• *****The State (C) v Minister for Justice [1967] IR 106
    • It was held here that “[t]he executive power of the State s not the same as a specific ad hoc power conferred by statute upon a Minister or some other member of the executive
  • ********Murphy v Dublin Corporation [1972] 2 IR 215
    • This case concerned a compulsory purchase order of property under the Housing Act 1996. The State claimed that they had a right to withhold relevant evidence from a civil action by its own judgment.
    • Kenny J in the HCt noted that there was “no absolute right to withold documents”. He felt there were “two general rules which should guide the court in reaching such a decision.”:
      1. There are classes of documents which ought not to be produced under any circumstances (e.g. military/diplomatic matters, proposed legislation
    • There is a catch 22 scenario here:– If a Court would require a Minister to say why a document should be kept privileged, he must expose it to a certain degree.
    • Walsh in the SCt:
      1. He first outlines the doctrine of separation of powers and explains its importance, then goes on to describe the function of the judiciary, namely the administration of justice. He says that withholding documents is overstepping the boundary to some degree, however, he recognizes that these are competing public interests, but goes on to say that “it is judicial power which will decide which public interest will prevail.”
      2. It must be the judges who make the final call.
      3. He rejected Kenny J’s ‘class of documents’ test. He said that no such thing exists and each document must be decided on its own merits.
    • The function in this case was declared to not be an executive power.
  • ****Ambiorix Ltd v Minister for the Environment [1992] 1 IR 277
    • Case concerned the Urban Renewal Act 1956 – which incentivized development in certain areas. It was argued that we (the public) should know the reasons why certain areas were mentioned and others weren’t.
    • The HCt ordered the production of documents.
    • The SCt, per Finlay CJ grounded its argument in a system of checks and balances. He had 3 conclusions:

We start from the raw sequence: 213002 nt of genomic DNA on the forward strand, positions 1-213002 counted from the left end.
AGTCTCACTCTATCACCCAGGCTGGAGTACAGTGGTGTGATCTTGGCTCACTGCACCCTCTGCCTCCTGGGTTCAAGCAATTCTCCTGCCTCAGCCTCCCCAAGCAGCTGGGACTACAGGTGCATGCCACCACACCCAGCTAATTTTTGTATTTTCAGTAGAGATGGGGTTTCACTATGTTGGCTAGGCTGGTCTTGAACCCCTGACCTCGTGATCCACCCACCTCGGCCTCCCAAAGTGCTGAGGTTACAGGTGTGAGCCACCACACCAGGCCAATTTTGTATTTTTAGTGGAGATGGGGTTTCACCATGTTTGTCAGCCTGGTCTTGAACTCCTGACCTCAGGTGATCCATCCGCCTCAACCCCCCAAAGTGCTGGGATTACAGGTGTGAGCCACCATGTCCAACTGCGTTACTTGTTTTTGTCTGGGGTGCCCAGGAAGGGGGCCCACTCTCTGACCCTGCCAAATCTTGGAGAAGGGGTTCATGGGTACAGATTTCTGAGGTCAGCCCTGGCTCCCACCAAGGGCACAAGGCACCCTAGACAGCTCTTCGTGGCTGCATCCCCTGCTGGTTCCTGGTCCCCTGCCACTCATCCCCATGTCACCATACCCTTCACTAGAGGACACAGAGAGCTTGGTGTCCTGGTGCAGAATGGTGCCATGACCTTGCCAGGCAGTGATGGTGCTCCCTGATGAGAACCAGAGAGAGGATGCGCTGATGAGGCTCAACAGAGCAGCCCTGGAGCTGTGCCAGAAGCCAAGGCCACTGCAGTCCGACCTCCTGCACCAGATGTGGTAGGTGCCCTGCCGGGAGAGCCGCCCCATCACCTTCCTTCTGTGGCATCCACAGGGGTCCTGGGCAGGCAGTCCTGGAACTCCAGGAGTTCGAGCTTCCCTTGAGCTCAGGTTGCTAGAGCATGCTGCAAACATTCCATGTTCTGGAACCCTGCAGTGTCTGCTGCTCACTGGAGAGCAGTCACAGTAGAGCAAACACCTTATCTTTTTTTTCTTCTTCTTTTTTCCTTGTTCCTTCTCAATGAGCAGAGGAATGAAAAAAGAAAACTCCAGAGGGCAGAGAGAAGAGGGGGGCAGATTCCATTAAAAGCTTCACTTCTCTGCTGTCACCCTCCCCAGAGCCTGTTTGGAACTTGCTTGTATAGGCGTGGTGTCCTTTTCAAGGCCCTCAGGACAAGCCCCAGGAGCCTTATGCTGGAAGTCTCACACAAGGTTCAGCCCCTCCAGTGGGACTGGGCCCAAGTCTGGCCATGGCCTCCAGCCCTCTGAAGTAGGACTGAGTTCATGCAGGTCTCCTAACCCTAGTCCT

1. Executive power cannot prevent judicial power from examining documents so as to decide whether to publicize them or not.
      2. The Court does not need to see the document to make a decision.
      3. No class of document is exempt.
  • ****Attorney General v Hamilton (No.1) [1993] 2 IR 250
    • Case concerned the ‘Beef Tribunal’ (See supra). 
    • Burke’s legal team argued that he should not have to expose confidential cabinet meetings.
    • In the HCt, O’Hanlon J ruled that an absolute ban was unconstitutional.
    • The SCt (Finlay CJ, Hederman J, O’Flaherty J; McCarthy J, Egan JJ dissenting) held that the cabinet meeting documents should be kept confidential.
      • Finlay CJ even stated the documents could not be revealed by a subsequent Government.
      • Hederman J noted that if it were permissible to compel in any circumstances the disclosure of the content of discussions which take place at Government meetings the executive role of the Government as envisaged by the Constitution would be undermined, perhaps even de-stabilized.

In response to this decision, the 17th Amendment of the Constitution, 1997 came to the fore. From this. Art. 28.4.3 came to be:

iii) Executive Power: Prerogative; Sovereign Immunity

  • **********Webb v Ireland [1988] 1 IR 353
    • Facts: Father and son using metal detector discovered Hoard. These are worth a lot of money (Sotheby’s estimates; £5-8 mil. and NM estimate £2.5-3 mil) and huge historical significance. They were ‘trespassers’ when finding artifacts. National Museum requested the Hoard to be given up in a letter to Webb which stated that they will be ‘honorably treated.’
      • National Museum made offers:
        • Webb – £10,000
        • Land Owners £25,000 – This was accepted.
    • This cases concerned the prerogative of Treasure Trove.